House Bill 2: What It Does and Does Not Do (A Private Sector Business Perspective)

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H.B. 2 does not preclude private sector businesses or employers from adopting policies that prohibit discrimination on the basis of sexual orientation or gender identity nor regulate their decisions with regard to employee or public access to their bathrooms. 

However, H.B. 2 does exclude LGBT persons from the state public policy against discrimination in employment and access to public accommodations, prohibit local government from enacting laws prohibiting such discrimination, and prohibit transgender persons from using public agency multiple occupancy restrooms designated for the gender to which they identify.

H.B. 2 also prohibits local government from enacting non-discrimination and other workers’ rights laws and contractor requirements. And, it bars all individuals, not just LGBT persons, from bringing law suits for violations of the state public policy against discrimination in employment and public accommodations.[1]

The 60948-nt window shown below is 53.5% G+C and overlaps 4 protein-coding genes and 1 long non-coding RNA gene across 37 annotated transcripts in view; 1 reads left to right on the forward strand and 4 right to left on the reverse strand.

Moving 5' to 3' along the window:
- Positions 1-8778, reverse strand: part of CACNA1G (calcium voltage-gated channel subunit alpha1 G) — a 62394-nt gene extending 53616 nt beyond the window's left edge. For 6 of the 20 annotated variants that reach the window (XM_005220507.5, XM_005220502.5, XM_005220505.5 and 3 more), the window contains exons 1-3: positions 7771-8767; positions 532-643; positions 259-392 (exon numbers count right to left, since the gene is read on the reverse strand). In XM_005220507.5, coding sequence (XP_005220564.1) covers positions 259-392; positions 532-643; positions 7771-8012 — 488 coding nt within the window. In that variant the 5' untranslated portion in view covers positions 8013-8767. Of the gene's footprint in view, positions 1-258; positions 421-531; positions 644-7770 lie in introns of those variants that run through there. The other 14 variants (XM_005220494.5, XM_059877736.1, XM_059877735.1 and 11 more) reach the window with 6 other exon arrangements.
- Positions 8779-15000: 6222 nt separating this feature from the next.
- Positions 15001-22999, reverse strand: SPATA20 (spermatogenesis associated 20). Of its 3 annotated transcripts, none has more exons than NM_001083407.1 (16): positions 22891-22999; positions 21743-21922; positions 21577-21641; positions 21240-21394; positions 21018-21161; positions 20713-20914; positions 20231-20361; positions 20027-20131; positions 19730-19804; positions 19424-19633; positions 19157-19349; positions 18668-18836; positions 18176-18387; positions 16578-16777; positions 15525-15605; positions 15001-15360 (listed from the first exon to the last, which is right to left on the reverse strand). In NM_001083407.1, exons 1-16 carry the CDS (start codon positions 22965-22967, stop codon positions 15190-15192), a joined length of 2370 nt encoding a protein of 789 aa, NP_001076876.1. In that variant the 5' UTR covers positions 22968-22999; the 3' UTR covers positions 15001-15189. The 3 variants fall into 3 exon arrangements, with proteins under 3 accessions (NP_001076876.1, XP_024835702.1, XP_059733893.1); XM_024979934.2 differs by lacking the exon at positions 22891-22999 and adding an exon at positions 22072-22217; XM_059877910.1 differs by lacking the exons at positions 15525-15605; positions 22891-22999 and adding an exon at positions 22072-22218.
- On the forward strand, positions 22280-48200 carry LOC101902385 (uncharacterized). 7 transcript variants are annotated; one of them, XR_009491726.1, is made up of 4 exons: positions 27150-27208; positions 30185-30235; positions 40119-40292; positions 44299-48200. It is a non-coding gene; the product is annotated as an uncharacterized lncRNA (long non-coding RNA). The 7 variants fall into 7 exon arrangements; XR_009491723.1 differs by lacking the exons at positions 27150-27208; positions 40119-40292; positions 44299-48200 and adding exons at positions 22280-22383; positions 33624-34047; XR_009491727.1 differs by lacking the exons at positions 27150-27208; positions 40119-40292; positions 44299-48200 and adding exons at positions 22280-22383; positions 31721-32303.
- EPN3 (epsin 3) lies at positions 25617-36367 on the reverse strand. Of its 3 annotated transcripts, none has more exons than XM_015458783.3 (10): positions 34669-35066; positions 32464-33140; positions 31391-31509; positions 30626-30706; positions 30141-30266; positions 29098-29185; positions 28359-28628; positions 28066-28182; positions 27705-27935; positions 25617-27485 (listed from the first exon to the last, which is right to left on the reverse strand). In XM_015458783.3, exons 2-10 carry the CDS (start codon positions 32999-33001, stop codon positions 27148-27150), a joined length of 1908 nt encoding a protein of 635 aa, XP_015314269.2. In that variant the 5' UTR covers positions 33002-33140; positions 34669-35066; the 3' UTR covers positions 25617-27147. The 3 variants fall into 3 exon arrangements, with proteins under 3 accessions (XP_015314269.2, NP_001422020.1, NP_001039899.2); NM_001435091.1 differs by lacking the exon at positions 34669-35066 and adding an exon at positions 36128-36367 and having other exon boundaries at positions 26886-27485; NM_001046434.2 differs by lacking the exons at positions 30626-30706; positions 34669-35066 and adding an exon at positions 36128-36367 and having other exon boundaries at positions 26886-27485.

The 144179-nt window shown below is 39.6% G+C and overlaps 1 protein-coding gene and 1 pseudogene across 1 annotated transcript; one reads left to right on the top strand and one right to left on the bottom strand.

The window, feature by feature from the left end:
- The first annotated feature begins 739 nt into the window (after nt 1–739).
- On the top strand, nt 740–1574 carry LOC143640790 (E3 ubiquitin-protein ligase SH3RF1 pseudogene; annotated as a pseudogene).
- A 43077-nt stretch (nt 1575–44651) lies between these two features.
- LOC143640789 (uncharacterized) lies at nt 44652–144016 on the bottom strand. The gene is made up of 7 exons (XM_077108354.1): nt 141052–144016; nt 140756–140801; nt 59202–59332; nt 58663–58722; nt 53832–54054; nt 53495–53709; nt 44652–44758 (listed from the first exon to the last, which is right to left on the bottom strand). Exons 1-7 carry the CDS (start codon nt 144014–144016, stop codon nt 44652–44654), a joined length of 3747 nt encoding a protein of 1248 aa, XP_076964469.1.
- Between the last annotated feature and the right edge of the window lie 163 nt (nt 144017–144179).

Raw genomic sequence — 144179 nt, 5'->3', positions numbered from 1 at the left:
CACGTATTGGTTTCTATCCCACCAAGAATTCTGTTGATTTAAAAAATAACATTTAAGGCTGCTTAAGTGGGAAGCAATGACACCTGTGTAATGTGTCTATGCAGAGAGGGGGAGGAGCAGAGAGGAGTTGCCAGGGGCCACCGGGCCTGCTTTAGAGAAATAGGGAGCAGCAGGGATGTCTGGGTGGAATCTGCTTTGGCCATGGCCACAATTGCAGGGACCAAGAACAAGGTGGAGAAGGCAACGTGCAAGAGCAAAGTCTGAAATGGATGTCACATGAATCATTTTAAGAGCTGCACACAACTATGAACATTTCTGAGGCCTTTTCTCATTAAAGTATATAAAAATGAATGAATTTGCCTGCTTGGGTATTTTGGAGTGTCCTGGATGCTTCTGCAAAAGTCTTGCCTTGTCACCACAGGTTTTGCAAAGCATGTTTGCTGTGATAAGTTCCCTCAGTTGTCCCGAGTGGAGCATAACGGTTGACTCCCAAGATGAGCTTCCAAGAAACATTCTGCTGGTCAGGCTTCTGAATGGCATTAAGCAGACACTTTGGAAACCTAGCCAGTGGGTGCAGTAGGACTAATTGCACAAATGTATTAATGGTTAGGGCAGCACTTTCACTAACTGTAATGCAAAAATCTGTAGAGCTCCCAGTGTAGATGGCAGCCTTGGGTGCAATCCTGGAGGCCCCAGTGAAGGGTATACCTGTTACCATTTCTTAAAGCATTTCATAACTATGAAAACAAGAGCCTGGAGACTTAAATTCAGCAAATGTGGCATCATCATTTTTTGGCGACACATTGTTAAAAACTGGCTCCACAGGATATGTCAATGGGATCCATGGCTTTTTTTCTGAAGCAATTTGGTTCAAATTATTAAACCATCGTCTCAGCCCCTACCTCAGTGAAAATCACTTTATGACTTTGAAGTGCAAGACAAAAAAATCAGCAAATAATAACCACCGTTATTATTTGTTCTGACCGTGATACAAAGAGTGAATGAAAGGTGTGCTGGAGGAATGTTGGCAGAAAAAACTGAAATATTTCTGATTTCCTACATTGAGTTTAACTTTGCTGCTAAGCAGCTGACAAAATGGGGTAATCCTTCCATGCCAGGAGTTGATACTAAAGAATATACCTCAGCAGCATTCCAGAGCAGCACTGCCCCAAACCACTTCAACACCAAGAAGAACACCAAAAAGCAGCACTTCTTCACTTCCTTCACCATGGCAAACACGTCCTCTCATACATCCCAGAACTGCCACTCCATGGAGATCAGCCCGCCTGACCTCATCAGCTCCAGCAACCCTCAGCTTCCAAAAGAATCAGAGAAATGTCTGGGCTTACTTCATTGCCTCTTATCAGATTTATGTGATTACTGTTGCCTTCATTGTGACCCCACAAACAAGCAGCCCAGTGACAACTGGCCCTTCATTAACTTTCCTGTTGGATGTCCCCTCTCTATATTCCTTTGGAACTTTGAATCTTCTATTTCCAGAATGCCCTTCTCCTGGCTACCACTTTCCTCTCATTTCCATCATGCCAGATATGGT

Here is a more in-depth look:

House Bill 2 (“H.B. 2”) was enacted in response to the City of Charlotte amending its non-discrimination ordinances relating to commercial contracts (contracts to do business with the city) and public accommodations (businesses offering goods or services to the public) to:

  • add marital status, familial status, sexual orientation, gender identity and gender expression to the existing list of protected characteristics; and
  • remove provisions that excluded restrooms and other similar facilities from the prohibition against sex discrimination.

The Charlotte ordinance was intended to prohibit discrimination against lesbian, gay, bisexual and transgender (LGBT) persons and allow transgender persons to use restrooms designated for the gender to which they identified. The expedited passage of H.B. 2, which became law on March 23, 2016, preempted the Charlotte ordinance amendments, which were to go into effect on April 1, 2016. E.O. 93, issued by Governor McCrory on April 12, 2016, did not alter H.B. 2 or its impact on private sector business and employers. A summary of H.B. 2 follows.

Public Accommodations